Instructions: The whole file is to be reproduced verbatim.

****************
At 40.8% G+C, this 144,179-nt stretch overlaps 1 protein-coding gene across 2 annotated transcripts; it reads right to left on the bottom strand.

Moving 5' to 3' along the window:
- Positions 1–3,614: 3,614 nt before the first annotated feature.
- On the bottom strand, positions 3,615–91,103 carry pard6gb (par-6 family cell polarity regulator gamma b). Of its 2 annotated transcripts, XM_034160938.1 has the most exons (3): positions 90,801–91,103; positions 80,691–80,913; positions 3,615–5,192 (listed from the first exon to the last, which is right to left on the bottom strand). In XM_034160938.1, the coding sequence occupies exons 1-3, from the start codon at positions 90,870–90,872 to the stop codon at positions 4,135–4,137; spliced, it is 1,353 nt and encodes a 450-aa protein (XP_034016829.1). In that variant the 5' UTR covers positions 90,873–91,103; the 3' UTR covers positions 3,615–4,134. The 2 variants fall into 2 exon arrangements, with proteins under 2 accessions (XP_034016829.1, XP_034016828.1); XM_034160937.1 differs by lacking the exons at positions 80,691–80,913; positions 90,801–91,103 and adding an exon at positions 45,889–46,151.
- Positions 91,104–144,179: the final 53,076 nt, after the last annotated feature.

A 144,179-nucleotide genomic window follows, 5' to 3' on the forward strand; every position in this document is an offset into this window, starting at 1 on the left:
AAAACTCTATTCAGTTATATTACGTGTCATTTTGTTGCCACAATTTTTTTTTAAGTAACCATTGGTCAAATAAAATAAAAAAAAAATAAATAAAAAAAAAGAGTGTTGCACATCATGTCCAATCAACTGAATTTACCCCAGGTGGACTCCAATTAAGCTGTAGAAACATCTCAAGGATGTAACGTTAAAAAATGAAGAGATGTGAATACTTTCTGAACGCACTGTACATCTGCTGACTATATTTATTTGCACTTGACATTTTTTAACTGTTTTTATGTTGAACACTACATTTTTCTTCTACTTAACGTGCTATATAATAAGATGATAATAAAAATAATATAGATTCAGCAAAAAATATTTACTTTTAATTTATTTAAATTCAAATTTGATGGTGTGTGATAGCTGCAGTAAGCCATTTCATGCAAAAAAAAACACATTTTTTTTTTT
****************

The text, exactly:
At 40.8% G+C, this 144,179-nt stretch overlaps 1 protein-coding gene across 2 annotated transcripts; it reads right to left on the bottom strand.

Moving 5' to 3' along the window:
- Positions 1–3,614: 3,614 nt before the first annotated feature.
- On the bottom strand, positions 3,615–91,103 carry pard6gb (par-6 family cell polarity regulator gamma b). Of its 2 annotated transcripts, XM_034160938.1 has the most exons (3): positions 90,801–91,103; positions 80,691–80,913; positions 3,615–5,192 (listed from the first exon to the last, which is right to left on the bottom strand). In XM_034160938.1, the coding sequence occupies exons 1-3, from the start codon at positions 90,870–90,872 to the stop codon at positions 4,135–4,137; spliced, it is 1,353 nt and encodes a 450-aa protein (XP_034016829.1). In that variant the 5' UTR covers positions 90,873–91,103; the 3' UTR covers positions 3,615–4,134. The 2 variants fall into 2 exon arrangements, with proteins under 2 accessions (XP_034016829.1, XP_034016828.1); XM_034160937.1 differs by lacking the exons at positions 80,691–80,913; positions 90,801–91,103 and adding an exon at positions 45,889–46,151.
- Positions 91,104–144,179: the final 53,076 nt, after the last annotated feature.

A 144,179-nucleotide genomic window follows, 5' to 3' on the forward strand; every position in this document is an offset into this window, starting at 1 on the left:
AAAACTCTATTCAGTTATATTACGTGTCATTTTGTTGCCACAATTTTTTTTTAAGTAACCATTGGTCAAATAAAATAAAAAAAAAATAAATAAAAAAAAAGAGTGTTGCACATCATGTCCAATCAACTGAATTTACCCCAGGTGGACTCCAATTAAGCTGTAGAAACATCTCAAGGATGTAACGTTAAAAAATGAAGAGATGTGAATACTTTCTGAACGCACTGTACATCTGCTGACTATATTTATTTGCACTTGACATTTTTTAACTGTTTTTATGTTGAACACTACATTTTTCTTCTACTTAACGTGCTATATAATAAGATGATAATAAAAATAATATAGATTCAGCAAAAAATATTTACTTTTAATTTATTTAAATTCAAATTTGATGGTGTGTGATAGCTGCAGTAAGCCATTTCATGCAAAAAAAAACACATTTTTTTTTTT